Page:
Mark Rey was born in Sigmaringen, Germany, in 1577 to a devout Catholic family. From an early age, Mark showed signs of a deep faith life, spending time in daily prayer and attending daily Mass. At university, Mark studied both canon law and civil law, opting ultimately for a secular career as an attorney. He traveled across Europe representing the wealthy and tutoring young aristocrats, but soon became disgusted with the corruption evident all around him. He made the decision to represent only the poor and destitute, and so was nicknamed “the poor man's lawyer.”
Before long, Mark abandoned his legal career and followed his older brother George into religious life. He entered the Capuchin friary at Freiburg and received the religious name Fidelis, meaning faithful.
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Fidelis lived a prayerful and deeply ascetical life, often fasting on bread, water and dried fruits. He demonstrated particular zeal in the proclamation of the faith, once declaring, “Woe to me if I should prove myself but a half-hearted soldier in the service of my thorn-crowned Captain!” Aside from his preaching, Fidelis strove to practice holy silence, scrupulously avoiding any hint of gossip or detraction that might affect the reputation of another.
During the course of his life, Fidelis faced two epidemics, one physical and the other spiritual. While serving as guardian of the Capuchin friary in Feldkirch, a severe epidemic broke out in the city, ravaging the population of soldiers stationed there. Fearing nothing for himself, Fidelis went immediately to care for them, tending to both their physical and spiritual needs. His labors among the sick were so inspiring that many Calvinists converted to Catholicism.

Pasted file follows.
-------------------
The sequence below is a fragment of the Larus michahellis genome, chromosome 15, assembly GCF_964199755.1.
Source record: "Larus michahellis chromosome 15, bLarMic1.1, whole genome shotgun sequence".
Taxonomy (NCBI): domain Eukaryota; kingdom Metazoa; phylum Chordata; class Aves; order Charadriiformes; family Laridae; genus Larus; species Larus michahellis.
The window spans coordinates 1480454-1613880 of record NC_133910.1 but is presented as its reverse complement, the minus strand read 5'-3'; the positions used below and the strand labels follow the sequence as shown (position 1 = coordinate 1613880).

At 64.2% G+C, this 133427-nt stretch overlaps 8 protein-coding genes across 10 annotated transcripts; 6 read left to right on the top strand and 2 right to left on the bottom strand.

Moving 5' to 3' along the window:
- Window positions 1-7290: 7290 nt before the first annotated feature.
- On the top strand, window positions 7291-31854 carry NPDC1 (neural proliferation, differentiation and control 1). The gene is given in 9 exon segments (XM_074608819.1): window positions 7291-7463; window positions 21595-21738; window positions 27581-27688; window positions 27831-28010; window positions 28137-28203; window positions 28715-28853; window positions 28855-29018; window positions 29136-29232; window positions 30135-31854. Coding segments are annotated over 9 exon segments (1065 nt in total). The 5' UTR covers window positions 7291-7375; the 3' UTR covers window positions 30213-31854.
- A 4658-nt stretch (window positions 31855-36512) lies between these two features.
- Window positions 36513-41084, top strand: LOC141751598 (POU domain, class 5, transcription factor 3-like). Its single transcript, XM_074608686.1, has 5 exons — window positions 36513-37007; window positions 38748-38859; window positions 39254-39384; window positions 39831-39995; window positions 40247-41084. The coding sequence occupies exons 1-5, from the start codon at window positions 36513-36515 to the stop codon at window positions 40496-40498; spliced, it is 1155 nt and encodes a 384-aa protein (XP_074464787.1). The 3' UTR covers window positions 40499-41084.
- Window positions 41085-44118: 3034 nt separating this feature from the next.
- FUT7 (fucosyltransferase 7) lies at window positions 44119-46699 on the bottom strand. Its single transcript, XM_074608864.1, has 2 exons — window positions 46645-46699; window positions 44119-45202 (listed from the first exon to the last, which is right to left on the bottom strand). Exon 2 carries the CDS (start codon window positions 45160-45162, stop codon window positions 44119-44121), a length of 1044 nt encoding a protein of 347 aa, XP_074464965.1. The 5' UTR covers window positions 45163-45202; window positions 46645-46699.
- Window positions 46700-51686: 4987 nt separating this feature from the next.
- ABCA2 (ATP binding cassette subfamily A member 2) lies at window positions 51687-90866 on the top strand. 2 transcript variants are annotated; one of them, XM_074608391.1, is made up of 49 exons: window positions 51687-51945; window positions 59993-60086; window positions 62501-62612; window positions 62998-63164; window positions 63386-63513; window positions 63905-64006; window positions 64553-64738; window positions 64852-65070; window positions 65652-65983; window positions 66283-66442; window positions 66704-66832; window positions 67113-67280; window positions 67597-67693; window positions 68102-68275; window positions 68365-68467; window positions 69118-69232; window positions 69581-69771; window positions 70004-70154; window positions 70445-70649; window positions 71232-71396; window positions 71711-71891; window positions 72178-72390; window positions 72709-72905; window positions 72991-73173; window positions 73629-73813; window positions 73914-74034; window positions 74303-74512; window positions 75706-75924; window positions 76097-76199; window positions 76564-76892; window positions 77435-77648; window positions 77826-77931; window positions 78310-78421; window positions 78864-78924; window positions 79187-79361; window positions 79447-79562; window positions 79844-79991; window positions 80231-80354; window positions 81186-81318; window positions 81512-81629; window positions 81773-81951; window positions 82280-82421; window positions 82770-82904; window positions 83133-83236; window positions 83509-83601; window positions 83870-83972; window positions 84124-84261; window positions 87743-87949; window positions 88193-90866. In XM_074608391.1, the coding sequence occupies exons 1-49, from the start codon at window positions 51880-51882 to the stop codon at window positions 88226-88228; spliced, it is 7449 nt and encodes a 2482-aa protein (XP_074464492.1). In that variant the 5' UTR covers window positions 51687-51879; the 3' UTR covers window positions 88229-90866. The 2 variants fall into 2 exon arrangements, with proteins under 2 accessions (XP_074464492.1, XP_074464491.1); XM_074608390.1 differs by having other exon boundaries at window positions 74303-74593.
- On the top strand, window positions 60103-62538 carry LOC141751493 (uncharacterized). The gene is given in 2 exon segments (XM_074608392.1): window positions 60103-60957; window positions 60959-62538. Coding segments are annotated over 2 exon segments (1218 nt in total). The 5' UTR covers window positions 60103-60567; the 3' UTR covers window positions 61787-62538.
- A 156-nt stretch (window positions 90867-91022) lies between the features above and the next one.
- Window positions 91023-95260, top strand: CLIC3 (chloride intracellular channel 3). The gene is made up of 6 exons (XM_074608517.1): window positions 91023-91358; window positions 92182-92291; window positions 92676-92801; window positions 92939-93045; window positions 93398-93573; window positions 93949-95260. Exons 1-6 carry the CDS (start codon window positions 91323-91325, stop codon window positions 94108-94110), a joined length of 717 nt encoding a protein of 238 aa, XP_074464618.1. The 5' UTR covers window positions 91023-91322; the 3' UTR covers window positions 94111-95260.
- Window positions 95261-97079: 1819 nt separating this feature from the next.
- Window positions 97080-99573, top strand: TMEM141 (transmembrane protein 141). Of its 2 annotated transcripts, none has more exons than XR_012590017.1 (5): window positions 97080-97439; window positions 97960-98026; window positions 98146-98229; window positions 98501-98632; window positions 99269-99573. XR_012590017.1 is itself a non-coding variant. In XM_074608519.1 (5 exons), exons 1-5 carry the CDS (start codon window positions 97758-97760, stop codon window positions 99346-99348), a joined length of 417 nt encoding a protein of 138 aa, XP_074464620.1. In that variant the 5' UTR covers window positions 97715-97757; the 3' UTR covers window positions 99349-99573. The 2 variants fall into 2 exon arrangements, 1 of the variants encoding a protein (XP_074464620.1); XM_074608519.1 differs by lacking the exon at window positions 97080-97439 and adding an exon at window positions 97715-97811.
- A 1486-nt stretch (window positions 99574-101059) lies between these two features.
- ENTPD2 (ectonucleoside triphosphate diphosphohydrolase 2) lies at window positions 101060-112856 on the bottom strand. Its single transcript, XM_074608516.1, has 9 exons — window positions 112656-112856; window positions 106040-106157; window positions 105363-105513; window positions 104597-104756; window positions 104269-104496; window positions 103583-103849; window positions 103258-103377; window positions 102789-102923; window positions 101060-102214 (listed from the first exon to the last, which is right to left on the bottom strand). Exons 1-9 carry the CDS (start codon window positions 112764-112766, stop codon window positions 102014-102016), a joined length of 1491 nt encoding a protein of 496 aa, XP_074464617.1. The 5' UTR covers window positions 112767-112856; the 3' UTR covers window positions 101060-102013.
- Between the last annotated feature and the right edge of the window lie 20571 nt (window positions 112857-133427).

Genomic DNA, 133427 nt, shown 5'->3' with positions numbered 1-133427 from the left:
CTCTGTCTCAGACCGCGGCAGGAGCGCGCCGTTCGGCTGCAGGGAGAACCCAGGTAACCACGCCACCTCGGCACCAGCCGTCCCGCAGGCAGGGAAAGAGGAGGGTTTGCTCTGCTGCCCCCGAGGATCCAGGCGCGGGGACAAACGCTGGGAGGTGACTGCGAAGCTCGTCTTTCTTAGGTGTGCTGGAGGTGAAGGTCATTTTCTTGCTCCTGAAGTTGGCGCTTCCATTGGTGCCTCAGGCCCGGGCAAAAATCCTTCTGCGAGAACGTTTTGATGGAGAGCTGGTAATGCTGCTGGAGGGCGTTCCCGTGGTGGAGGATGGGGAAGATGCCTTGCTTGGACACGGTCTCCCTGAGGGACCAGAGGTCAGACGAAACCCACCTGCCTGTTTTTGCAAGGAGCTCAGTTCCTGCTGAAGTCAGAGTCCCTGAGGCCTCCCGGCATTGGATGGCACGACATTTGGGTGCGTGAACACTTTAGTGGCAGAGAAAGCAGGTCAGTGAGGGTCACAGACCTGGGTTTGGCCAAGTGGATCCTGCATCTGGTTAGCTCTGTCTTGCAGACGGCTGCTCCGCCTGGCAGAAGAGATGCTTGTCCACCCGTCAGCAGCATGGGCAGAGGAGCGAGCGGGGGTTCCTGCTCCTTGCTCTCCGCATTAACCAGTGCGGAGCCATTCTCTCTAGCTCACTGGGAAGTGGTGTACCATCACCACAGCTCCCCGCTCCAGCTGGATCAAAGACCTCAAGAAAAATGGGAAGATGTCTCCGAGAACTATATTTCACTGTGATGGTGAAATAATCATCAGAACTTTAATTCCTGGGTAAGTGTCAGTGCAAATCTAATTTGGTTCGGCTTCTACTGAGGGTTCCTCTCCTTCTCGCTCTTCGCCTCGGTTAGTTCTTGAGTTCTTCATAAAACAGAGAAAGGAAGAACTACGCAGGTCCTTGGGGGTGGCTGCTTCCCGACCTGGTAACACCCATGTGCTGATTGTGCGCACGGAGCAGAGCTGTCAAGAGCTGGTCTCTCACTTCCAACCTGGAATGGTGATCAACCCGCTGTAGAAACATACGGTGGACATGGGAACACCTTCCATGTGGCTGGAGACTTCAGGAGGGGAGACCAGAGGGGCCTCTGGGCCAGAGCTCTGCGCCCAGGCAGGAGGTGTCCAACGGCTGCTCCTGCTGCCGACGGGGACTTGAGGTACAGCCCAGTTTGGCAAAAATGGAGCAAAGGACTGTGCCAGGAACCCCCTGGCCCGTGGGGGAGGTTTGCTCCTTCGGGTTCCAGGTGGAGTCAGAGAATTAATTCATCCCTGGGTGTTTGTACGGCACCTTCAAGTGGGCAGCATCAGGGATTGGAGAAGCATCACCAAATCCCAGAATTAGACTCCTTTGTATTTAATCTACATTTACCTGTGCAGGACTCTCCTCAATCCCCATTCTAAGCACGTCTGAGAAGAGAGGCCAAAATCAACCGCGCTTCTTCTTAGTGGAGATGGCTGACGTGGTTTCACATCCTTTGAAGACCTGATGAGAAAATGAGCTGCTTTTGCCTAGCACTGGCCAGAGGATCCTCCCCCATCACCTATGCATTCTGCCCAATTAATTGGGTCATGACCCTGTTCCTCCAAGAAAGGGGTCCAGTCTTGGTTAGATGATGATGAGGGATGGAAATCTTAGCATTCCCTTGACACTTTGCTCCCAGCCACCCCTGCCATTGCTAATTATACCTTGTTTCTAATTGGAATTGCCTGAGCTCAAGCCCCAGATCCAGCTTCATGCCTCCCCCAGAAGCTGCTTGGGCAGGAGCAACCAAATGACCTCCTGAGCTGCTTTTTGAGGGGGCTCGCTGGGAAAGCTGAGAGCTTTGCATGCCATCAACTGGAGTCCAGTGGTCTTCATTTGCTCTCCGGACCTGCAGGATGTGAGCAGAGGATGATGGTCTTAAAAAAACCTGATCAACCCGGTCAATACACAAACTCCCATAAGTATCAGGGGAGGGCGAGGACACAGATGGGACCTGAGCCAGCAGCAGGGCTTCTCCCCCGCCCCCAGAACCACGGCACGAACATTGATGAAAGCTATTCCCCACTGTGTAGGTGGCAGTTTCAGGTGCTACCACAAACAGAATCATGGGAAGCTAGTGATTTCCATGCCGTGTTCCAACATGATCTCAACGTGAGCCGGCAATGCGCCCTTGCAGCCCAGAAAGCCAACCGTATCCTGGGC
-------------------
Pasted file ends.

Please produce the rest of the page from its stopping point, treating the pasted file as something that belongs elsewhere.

The second epidemic Fidelis faced during his life was more widespread. Still reeling from the Reformation, many Catholics had abandoned the faith in favor of new religious movements. In 1622, the newly constituted Congregation for the Propagation of the Faith established a mission to restore the faith in Switzerland. Fidelis was sent with several Capuchin friars to preach among the Calvanists. He brought with him only four items: a Bible, a prayer book, a crucifix and a copy of the Rule.
The winter of 1622 was a period of busy preaching and theological refutation for Fidelis. He preached not only from pulpits, but in public places, even confronting the Calvinists in their gathering areas. Although his preaching was often met with hostility, he brought many others back to the Church.
On April 24 of that year, after preaching at a church in the village of Seewis, Fidelis was confronted by an angry Calvanist mob and told to choose between his Catholic faith and his life. He responded: “The Catholic faith is the faith of all ages. I do not fear death.” The mob swarmed Fidelis and bludgeoned him to death. He was 45 years old. Fidelis was canonized in 1746.